"The difference between Joe Biden and Donald Trump could not be more clear to Jewish voters, and in 2024, Jewish voters will remember that President Biden and Democrats stood with Israel."
During a press conference held outside the U.S. Capitol on Friday, Omar and a small group of other lawmakers called for a cease-fire in the war.
"How is it that we have a president who is talking about releasing hostages, who is talking about getting American citizens out of Israel, but could not get himself to say, ‘I want to save and work to save the hundreds, thousands of Americans stuck in Gaza.’ What is wrong with you?" Omar said after claiming Israel had dropped more bombs on Gaza in the last 10 days than the U.S. did across an entire year in Afghanistan.
"How is this possible? Wait, so [are] certain Americans' lives [more] important than another? Is the American that is living in Gaza less important than the one living in Israel? How is it that you're telling American citizens to go to the south of Gaza, but you can't tell [Israeli Prime Minister Benjamin] Netanyahu not to bomb the south because there are Americans there?" she said.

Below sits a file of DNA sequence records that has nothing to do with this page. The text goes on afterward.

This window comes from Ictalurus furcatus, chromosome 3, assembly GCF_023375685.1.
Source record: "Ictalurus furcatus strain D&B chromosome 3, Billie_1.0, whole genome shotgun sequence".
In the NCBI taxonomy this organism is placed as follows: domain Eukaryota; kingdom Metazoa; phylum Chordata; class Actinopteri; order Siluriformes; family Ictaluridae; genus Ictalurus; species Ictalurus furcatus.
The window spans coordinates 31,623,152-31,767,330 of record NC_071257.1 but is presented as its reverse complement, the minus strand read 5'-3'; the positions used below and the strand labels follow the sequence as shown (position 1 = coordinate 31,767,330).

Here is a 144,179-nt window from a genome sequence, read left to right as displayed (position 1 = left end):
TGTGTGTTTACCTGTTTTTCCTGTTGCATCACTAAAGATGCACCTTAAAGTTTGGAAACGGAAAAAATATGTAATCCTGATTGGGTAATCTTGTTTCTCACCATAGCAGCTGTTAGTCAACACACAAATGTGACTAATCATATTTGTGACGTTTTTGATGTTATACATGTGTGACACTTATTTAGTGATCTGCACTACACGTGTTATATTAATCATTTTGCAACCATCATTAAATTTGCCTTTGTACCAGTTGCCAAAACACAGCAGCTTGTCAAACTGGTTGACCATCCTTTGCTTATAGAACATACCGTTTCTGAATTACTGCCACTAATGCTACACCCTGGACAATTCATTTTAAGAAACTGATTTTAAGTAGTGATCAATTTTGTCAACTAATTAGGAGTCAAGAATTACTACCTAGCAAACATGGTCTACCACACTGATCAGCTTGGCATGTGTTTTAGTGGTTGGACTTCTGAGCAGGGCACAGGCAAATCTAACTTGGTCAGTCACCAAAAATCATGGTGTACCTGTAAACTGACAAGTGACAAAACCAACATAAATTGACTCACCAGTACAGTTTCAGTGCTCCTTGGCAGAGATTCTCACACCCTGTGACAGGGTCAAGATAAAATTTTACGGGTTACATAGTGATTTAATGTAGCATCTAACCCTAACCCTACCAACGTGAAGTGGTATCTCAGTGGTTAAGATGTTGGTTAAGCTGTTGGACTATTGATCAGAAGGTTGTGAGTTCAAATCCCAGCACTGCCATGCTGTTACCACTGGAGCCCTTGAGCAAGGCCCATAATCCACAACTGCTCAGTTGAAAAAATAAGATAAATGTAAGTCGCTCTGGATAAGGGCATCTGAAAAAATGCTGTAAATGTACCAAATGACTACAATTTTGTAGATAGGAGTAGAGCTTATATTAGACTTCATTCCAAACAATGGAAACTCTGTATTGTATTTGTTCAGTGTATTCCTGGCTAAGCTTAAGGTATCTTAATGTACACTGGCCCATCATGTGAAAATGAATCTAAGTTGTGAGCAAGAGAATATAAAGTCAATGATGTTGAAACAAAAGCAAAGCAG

Omar said it was "painful and scary" to work alongside other Democrats who she said were blaming all Muslims for the violence. It was unclear who she was referencing, but progressive Rep. Ritchie Torres, D-N.Y., had taken aim at members of the "Squad" last week over what he called a "reprehensible and repulsive" response to the Oct. 7 Hamas attack.
Earlier last week, Omar walked back comments in which she blamed Israel for a Gaza hospital explosion that U.S. intelligence determined was not from a projectile launched by the Israel Defense Forces. She did not offer an apology.
Fox News' Brandon Gillespie contributed to this report.